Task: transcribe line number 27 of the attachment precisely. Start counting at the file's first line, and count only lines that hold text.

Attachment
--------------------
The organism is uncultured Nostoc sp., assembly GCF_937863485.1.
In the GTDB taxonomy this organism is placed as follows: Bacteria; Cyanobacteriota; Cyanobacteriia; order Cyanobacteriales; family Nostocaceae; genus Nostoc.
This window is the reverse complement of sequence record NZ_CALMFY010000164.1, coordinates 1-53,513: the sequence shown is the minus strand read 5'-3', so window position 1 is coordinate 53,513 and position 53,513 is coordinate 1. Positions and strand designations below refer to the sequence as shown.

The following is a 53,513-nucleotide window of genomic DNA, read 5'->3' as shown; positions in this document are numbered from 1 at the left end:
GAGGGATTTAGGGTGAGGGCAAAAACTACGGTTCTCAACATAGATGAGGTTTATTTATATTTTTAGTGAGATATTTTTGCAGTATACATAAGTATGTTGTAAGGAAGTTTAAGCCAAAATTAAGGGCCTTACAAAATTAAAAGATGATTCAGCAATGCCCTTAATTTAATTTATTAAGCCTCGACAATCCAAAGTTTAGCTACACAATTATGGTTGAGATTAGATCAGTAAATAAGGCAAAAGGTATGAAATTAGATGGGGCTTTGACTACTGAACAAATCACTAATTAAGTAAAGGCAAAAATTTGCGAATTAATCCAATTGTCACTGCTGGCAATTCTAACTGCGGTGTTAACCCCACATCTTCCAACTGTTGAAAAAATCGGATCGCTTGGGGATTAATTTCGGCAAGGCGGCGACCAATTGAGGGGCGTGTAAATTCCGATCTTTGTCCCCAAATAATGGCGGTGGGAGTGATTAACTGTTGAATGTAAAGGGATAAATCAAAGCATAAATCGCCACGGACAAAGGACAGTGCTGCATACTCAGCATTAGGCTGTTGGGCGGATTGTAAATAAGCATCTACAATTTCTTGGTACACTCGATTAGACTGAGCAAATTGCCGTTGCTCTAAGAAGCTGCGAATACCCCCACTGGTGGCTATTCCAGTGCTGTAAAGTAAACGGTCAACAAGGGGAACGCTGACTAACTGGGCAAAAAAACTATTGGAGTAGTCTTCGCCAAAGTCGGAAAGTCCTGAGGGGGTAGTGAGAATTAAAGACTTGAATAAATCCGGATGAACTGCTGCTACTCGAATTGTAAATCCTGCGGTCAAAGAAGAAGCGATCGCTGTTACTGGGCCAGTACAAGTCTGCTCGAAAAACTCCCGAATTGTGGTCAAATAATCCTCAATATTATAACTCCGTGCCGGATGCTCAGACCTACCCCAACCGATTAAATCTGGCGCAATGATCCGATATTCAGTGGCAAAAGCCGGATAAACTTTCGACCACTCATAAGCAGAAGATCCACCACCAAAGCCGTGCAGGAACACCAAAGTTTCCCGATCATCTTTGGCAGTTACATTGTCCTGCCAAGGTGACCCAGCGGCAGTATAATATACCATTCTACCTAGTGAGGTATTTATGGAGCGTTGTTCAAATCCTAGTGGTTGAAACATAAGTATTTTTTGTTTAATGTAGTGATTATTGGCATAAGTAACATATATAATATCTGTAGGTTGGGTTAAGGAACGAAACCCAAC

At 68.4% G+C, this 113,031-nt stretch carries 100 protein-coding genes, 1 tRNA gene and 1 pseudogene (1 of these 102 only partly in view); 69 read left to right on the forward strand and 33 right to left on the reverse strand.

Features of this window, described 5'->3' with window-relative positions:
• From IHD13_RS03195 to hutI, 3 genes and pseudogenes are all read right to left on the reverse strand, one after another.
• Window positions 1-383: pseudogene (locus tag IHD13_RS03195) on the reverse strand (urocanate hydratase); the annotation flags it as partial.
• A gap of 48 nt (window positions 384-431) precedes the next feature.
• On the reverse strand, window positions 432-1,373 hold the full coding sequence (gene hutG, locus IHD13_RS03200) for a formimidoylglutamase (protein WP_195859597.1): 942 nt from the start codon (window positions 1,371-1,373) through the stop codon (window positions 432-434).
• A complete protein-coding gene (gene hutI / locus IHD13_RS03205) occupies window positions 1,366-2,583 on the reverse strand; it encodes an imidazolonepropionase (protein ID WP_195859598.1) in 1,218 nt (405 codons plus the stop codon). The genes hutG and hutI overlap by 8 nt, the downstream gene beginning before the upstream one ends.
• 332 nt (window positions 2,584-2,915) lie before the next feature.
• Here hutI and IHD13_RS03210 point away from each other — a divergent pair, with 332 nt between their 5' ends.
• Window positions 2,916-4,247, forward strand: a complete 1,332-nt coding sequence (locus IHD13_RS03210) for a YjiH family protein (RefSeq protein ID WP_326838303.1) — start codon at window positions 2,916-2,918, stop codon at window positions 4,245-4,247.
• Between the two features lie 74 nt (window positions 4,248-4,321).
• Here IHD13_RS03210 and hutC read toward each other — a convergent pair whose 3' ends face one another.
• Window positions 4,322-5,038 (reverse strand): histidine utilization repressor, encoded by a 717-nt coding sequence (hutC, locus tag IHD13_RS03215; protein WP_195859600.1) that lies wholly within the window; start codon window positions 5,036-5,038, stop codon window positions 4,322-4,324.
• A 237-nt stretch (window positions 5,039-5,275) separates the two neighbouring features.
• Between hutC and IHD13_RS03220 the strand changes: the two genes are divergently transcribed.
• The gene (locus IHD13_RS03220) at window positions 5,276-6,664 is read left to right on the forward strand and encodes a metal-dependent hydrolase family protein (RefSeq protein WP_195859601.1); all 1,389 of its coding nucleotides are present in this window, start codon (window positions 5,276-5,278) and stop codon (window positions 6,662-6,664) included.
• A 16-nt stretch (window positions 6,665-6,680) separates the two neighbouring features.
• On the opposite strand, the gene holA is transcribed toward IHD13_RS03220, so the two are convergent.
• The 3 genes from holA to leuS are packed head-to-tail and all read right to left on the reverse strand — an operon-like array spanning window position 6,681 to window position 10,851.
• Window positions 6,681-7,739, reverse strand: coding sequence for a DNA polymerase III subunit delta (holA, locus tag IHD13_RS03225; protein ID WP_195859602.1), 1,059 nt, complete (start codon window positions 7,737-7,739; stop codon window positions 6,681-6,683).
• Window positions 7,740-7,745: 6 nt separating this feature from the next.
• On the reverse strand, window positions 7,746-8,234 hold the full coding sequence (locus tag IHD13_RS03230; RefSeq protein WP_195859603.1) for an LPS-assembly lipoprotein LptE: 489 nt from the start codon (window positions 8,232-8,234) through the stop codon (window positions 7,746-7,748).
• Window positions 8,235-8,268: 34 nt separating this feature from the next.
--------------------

• On the reverse strand, window positions 7,746-8,234 hold the full coding sequence (locus tag IHD13_RS03230; RefSeq protein WP_195859603.1) for an LPS-assembly lipoprotein LptE: 489 nt from the start codon (window positions 8,232-8,234) through the stop codon (window positions 7,746-7,748).